One Bordeaux story that flew around the internet this month was a Bordeaux negociant’s public refusal to buy a top Chateau’s 2010 because the price was ‘ludicrous’. At that price the wine ‘deserved to tank in the market’, I tweeted. So guess who I sat next to at a black-tie dinner, given by the leading Châteaux, two days later?
Let me explain.
Adam Lechmere’s article on Decanter.com on 16th June, entitled ‘Negociant boycotts ‘ludicrous’ Rauzan Ségla‘ caused quite a stir. As well as far more comments than usual for an article on Decanter, Tim Atkin MW wrote a post on his blog, as did Oliver Styles.
The Place de Bordeaux is a trading environment that usually operates behind closed doors, whereby top Châteaux sell their wines, as futures mostly, to a band of Bordeaux middlemen – via courtiers, or brokers – who then sell on to importers around the world, who in turn sell to private buyers. The Bordeaux negociants provide the financial buffer between the producer and the market. With a vintage like 2010, with prices at an all-time high, and with demand mixed as a result, they’re having their work and resources cut out.
For Barrière Frères to refuse their allocation of Rauzan-Ségla was one thing, to email their customers to say that the 40% increase, from €60 to €84 a bottle, was ‘ludicrous’ was quite another. (The email can be seen here on Cellarblog.) A copy was swiftly obtained by Decanter, who then contacted John Kolasa, the MD of Rauzan-Ségla. I then tweeted his quote, taken from the Decanter article:
“Rauzan-Ségla MD on #bdx10 ‘a bit annoyed myself that prices are so high but as the representative of the owners I’ve had to follow the line’.”
It was clear from the twittersphere that the price increase wasn’t going down well. @jeanniecholee – the influential Asian Master of Wine – launched a new book at the Bordeaux Wine Bureau, or CVIB, that evening. “Buzz tonight was how Rauzan Segla tanked in the market. With prices >40% vs 09, not even negociants wd touch it. Very jittery market this yr” she tweeted.
The following morning, on Friday, I sent this tweet:
“With this from MD: “annoyed myself that prices are so high but… I’ve had to follow the line’, didn’t Rauzan-Segla #bdx10 deserve to tank?”
Soon after, intrigued by his outburst, I called Laurent Ehrmann, the MD of Barrière Frères and the man who had signed the email. “We all have the same routines in our lives – we take a shower, we go to work and so on – but this was a wake-up call,” he said.”I saw this in front of me and I thought ‘Hold one second. Take a look at this. I do not want to pollute our customers’ time with this offer’.” It’s fair to say that Laurent can be quite outspoken. More on that conversation – regarding his role as a negociant – another time.
The bizarre thing was that two days later, I had been invited to a very grand dinner at Château Haut-Brion, at the start of Vinexpo. Each of the 35 tables of ten was hosted by senior representatives from two leading Châteaux. As I approached the table, I spotted the name on the place setting, right next to me: John Kolasa, the Managing Director of Château Rauzan-Ségla. Oops.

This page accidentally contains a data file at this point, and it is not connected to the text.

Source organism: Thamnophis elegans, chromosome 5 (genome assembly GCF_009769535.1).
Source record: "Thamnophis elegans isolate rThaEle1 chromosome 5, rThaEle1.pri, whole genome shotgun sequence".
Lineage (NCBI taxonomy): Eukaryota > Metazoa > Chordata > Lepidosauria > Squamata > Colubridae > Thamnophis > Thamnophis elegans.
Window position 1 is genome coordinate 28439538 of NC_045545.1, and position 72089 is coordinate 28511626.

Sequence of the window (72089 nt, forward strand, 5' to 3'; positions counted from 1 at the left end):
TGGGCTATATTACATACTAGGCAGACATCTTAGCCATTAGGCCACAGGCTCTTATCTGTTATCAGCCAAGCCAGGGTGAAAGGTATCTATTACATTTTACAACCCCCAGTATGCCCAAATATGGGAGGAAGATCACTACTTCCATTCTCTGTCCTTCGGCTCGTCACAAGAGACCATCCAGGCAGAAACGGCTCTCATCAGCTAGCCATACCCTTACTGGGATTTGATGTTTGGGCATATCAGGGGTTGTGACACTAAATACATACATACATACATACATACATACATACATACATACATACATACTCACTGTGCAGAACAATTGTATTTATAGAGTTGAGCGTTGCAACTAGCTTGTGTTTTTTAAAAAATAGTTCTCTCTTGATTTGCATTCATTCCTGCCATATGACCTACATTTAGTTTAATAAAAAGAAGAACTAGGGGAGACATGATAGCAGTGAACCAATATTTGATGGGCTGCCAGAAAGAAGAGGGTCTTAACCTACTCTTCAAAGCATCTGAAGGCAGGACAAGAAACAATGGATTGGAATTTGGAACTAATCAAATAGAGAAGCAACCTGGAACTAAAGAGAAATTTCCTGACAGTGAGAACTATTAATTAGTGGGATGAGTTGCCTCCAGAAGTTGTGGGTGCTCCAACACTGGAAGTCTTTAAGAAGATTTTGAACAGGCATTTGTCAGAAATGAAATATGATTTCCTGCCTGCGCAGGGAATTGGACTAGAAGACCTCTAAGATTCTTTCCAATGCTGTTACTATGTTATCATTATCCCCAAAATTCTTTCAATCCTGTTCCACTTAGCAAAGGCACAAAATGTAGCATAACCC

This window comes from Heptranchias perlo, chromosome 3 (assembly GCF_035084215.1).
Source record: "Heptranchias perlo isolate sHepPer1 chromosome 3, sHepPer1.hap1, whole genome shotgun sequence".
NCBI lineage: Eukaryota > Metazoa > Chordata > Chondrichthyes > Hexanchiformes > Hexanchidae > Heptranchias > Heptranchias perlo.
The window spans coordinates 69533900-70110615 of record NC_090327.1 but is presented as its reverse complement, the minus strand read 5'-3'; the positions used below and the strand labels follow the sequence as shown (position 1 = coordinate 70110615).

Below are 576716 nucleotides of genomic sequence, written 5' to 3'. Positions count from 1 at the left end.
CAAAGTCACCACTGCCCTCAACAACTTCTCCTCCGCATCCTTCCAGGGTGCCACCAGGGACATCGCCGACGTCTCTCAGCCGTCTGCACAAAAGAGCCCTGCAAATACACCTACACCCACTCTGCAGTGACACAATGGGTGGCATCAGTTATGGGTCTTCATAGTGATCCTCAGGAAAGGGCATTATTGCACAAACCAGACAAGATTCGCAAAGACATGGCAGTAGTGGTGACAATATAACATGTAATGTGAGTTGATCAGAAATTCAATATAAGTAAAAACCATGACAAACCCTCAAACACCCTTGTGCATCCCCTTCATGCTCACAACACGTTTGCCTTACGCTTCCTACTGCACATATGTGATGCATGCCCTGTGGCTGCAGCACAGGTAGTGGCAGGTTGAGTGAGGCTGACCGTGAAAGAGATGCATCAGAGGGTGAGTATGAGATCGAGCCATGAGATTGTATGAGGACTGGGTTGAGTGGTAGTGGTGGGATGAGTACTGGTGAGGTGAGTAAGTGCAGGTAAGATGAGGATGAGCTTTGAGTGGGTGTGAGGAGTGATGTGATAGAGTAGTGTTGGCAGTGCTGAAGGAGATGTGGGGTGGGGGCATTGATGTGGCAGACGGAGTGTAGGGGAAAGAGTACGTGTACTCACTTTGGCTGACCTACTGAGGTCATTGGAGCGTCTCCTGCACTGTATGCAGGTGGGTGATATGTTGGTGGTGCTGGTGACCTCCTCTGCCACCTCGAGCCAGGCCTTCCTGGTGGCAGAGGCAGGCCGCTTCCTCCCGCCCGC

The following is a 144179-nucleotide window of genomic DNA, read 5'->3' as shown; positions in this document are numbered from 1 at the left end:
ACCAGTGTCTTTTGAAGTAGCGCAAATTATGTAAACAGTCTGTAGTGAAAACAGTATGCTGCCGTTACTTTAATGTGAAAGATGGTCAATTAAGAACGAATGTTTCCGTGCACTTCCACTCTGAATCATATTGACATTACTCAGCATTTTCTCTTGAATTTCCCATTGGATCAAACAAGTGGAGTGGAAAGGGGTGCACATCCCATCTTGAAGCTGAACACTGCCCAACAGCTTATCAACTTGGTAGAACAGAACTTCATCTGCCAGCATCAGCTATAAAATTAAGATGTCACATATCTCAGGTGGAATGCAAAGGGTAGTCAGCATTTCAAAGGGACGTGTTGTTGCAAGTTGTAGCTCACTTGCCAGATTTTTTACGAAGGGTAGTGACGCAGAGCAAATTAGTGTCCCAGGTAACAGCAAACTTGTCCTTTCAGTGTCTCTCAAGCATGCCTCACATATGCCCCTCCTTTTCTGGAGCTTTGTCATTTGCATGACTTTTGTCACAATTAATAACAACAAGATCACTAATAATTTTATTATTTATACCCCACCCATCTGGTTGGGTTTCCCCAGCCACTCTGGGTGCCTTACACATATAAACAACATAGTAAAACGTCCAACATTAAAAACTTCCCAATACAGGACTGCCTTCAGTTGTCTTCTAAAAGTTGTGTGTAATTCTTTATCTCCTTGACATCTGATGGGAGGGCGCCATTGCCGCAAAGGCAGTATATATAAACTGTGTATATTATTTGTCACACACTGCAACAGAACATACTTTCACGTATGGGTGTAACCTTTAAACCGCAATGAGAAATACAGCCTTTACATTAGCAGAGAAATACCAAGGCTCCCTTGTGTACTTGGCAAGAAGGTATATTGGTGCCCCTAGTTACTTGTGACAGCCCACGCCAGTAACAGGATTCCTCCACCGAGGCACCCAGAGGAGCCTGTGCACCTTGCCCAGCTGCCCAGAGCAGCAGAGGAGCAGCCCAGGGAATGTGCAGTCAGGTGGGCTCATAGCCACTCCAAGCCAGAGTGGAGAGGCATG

I’ve met John before on several occasions, and he’s a nice guy, so conversation came easily. There was much to talk about, what with the ups and downs (mostly ups, in price terms) of the primeur campaign still dragging on. A Scotsman, he’s also a negociant in his own right with Ulysses Cazabonne, working there for the same owners as Rauzan-Ségla, the Wertheimer family of Chanel. His first full vintage in charge of Rauzan-Ségla was the 1995.
“Are you on Twitter?” I enquired gently, as we talked about the internet in relation to the campaign.”Oh, I don’t have time for that” he replied. Thank feck for that, I thought.
We talked about the price of the 2010s generally, and how he’d arrived at the price for Rauzan-Ségla. As he had told Decanter, prices were too high, and he wanted to offer his 2010 for less than the 2009. The owners were bullish though, especially given a 97-98 point score from James Suckling, the American critic. ‘But what about Parker’s 92-94?’ I asked. ‘He marked us down’, he said. I replied that Parker was a little bit light perhaps, as I’d given the wine 93-95. We didn’t split hairs for long. (Oh, in case you’re thinking, ‘how silly to talk about scores’, you’re right – but when it comes to selling Bordeaux en primeur, they matter.)
I surmised that John’s quote to Decanter might have been more accurate if he’d said ‘I’m a bit annoyed myself that prices are so high but as the representative of the owners I’ve had to follow the(ir) line’. Not that he’s paid to say things like that.
In any case, by Friday afternoon, John had sold a third of the allocation they’d put out for sale en primeur. Once again, the role of the critics – assessing wines before prices are released – should be questioned.
Anyway, I’ll carry on tweeting, despite this close call. Robert Parker said yesterday on Twitter:
“2010 Bordeaux futures prices for the famous chateaux look ridiculously high-a fool’s game to throw money at these wines(a top vintage)”
To which I replied
@RobertMParkerJr You can fix this. Will you agree, next year, not to publish your scores until prices are out?